It is axiomatic that all tactical training that is any good must involve rubber boats and cold water. If your training does not include rubber boats and cold water you cannot possibly be training for anything more rigorous than seizing a bicycle from a child. My own training involved far more cold water and rubber boats than I care to remember, but there is something in that combination that very quickly separates the wheat from the chaff, and over time builds incredible teams.
Occasionally we get lucky and stumble across interesting works of art buried deep in the cultural mud—where they would probably stay—if folk like us weren’t out there dirt-fishing for hidden gems.
There is, I suppose, a Heraclitian aspect to our film because nothing is fixed in the outback. The petroglyphs weather and the granite grows its rinds of colorful lichen, the courses of creeks and rivers change in drought or in flood, wildfire scorches the sage and forests alike. The horses and cattle most certainly change, and so too do the people change, adapting to time and circumstance to meet the challenges of the wider cultural evolution, markets, and technology.
I know, it’s only rock and roll But I like it… — Jagger/Richards Lo, these many years ago — decades, actually, which is disconcerting — my then-girlfriend became Very Upset because her science major roommates scorned her major in English literature. They considered their majors — and therefore themselves — Practical , Useful, and Important. An English […]
A few miles south of La Pine, Oregon, highway 97 offers travelers the opportunity to turn hard east onto highway 31. At this sudden intersection in the ponderosas – it is easily missed – there is a small sign welcoming motorists to the Oregon Outback Scenic Byway. It’s a pleasant enough sign, adorned with a silhouetted coyote yipping at the rising sun, and seems appropriate in its understatement if only to remind people that the entire world is not made of concrete, steel, and inter-personal friction.
Revolutions are a dangerous business. I suppose my instincts are inherently conservative (in the Edmund Burke sense) when it comes to this subject, because when people invoke the “to the barricades!” war cry of revolt and insurrection, I tend to recoil. It’s not so much the tumult and disorder of revolution that creates a sense of dread in me […]
This is a very brief post to announce the release of the movie trailer for my passion endeavor: The Len Babb Movie Project. Sam Pyke and I have been hard at work filming, editing, spitballing, desperately seeking coffee in the remotest corners of the American outback, and also having a terrific time meeting new people, hearing new stories, and learning how to make this film.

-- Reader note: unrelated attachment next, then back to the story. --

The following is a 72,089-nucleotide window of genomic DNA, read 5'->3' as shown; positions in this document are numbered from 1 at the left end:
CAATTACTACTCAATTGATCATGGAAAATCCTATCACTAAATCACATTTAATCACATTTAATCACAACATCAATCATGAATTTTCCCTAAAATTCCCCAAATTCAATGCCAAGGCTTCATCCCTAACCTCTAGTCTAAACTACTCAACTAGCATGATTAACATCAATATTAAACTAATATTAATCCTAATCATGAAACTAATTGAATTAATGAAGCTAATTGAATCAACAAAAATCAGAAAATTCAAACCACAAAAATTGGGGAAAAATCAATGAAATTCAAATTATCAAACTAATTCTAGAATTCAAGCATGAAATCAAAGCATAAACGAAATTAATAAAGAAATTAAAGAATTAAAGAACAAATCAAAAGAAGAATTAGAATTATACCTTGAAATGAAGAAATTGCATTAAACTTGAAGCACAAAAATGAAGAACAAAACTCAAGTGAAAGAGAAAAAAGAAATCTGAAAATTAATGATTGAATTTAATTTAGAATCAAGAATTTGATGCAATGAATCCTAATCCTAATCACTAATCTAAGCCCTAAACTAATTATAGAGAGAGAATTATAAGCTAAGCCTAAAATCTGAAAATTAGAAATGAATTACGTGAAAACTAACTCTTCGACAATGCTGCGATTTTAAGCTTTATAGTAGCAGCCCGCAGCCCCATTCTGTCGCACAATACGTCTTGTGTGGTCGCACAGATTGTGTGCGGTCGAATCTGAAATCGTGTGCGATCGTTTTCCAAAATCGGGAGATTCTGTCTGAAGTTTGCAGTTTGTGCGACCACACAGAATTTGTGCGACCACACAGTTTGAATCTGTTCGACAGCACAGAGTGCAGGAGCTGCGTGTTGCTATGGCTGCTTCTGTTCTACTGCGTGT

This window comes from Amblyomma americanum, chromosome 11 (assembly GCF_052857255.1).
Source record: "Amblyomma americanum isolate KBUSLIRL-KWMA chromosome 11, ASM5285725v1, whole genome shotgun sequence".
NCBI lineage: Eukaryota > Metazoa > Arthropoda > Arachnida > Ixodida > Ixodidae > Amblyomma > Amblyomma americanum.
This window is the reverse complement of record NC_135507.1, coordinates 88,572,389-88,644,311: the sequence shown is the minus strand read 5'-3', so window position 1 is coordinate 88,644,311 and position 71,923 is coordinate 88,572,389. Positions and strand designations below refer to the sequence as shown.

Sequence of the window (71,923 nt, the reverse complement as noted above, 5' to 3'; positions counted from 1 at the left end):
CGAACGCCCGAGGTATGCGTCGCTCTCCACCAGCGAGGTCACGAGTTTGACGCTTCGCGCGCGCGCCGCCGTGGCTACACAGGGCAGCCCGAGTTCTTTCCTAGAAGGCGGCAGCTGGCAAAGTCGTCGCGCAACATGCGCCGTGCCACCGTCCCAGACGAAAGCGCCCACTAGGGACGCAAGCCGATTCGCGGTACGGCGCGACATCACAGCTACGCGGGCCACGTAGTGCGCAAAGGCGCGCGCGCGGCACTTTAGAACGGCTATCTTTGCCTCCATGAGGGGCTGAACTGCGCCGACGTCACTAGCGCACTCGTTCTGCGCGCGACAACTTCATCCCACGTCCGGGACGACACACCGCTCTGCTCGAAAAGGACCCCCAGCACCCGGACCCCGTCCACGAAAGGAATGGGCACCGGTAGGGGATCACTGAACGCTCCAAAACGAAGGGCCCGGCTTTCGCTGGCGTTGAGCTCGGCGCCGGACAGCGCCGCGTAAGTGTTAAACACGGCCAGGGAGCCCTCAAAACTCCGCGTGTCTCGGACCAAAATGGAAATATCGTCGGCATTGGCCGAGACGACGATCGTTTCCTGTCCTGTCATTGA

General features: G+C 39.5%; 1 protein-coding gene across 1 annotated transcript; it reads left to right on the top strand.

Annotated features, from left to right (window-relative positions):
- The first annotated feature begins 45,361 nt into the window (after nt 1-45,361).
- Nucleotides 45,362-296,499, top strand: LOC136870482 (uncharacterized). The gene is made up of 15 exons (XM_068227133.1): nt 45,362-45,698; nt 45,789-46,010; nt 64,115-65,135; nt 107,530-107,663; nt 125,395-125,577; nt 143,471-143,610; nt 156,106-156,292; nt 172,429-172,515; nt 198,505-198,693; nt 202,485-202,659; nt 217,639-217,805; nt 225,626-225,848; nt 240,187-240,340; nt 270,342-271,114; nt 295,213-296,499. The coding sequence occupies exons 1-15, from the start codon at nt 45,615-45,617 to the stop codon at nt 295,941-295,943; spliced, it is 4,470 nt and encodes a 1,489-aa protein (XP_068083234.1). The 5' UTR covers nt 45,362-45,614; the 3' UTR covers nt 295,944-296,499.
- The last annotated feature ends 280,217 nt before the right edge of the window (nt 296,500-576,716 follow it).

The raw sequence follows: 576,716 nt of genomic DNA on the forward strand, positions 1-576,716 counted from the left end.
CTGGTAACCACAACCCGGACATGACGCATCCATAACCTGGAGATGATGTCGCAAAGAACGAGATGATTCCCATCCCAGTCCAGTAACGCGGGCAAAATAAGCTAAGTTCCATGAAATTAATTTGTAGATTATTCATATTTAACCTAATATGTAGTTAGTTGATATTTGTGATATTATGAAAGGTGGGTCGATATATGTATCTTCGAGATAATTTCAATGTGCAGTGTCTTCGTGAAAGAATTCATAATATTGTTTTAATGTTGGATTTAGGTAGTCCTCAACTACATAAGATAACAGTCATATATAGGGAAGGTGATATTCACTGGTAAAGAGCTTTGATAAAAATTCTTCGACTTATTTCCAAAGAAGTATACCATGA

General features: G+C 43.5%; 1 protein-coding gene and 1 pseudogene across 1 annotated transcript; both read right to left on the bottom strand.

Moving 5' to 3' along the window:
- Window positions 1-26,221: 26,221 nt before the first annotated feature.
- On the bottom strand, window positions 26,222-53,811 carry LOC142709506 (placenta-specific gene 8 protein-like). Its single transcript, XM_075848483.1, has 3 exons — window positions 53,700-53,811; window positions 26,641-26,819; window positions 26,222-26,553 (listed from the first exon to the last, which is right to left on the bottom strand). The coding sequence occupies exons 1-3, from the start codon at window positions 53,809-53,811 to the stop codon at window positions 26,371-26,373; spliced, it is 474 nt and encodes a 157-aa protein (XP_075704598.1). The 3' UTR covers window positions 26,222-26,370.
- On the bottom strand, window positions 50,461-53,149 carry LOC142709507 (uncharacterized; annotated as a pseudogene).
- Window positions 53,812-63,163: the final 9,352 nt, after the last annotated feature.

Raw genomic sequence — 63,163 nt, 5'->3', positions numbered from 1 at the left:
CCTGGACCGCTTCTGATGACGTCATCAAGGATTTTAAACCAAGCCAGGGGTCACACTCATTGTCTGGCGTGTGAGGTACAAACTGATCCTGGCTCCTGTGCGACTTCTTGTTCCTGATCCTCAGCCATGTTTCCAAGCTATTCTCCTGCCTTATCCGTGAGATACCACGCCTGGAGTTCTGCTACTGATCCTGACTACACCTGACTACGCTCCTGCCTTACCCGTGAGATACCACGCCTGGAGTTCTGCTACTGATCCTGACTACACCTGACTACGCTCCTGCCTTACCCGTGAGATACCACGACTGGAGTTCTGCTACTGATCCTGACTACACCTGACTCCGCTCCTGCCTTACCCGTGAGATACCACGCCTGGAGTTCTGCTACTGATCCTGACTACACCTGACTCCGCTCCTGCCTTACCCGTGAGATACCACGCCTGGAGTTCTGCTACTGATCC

I feel extremely fortunate to have escaped much of the Cat 5 Garbage Tornado that is Big America while down in Paisley, Oregon, with videographer Sam Pyke last weekend – where we began filming for the Len Babb Movie Project.
A few summers ago, while lounging around the Munich Airport waiting for a flight to Reykjavik, I bought a book: “The Silk Roads: A New History of the World,” by Peter Frankopan. Frankopan is a senior fellow at Oxford University, and has written a convincing reassessment of world history. It is also a poignant and extraordinarily well-considered forecast of our possible future as a broader, Western culture.
About two minutes into the new Polish docudrama Born For The Saber, I exclaimed aloud: “Teddy Roosevelt would have LOVED this!” The film — available with English subtitles on Amazon Prime and iTunes — is a passion project created to honor and preserve the heritage of the Polish saber and the 17th-century martial culture of the Polish-Lithuanian Commonwealth […]
The brilliant Running Iron Report piece I spent a couple of days on turned out to be a piece of crap, so I junked it. A high volume Russian Kettlebell workout in 36-degree temperatures kicked my ass. Watching a couple of hours of impeachment hearing over a fantastic lunch with my friend Jack McGowan was good fellowship, but bad for my cynicism. When […]
Our hometown of Sisters celebrated the reading life this month. The inaugural Sisters Festival of Books October 18–20 was a success on every level. Craig Rullman and I were honored to be asked to participate in the kickoff event, which featured a dozen local authors. There are few things more worthy of celebration than books and the strange and […]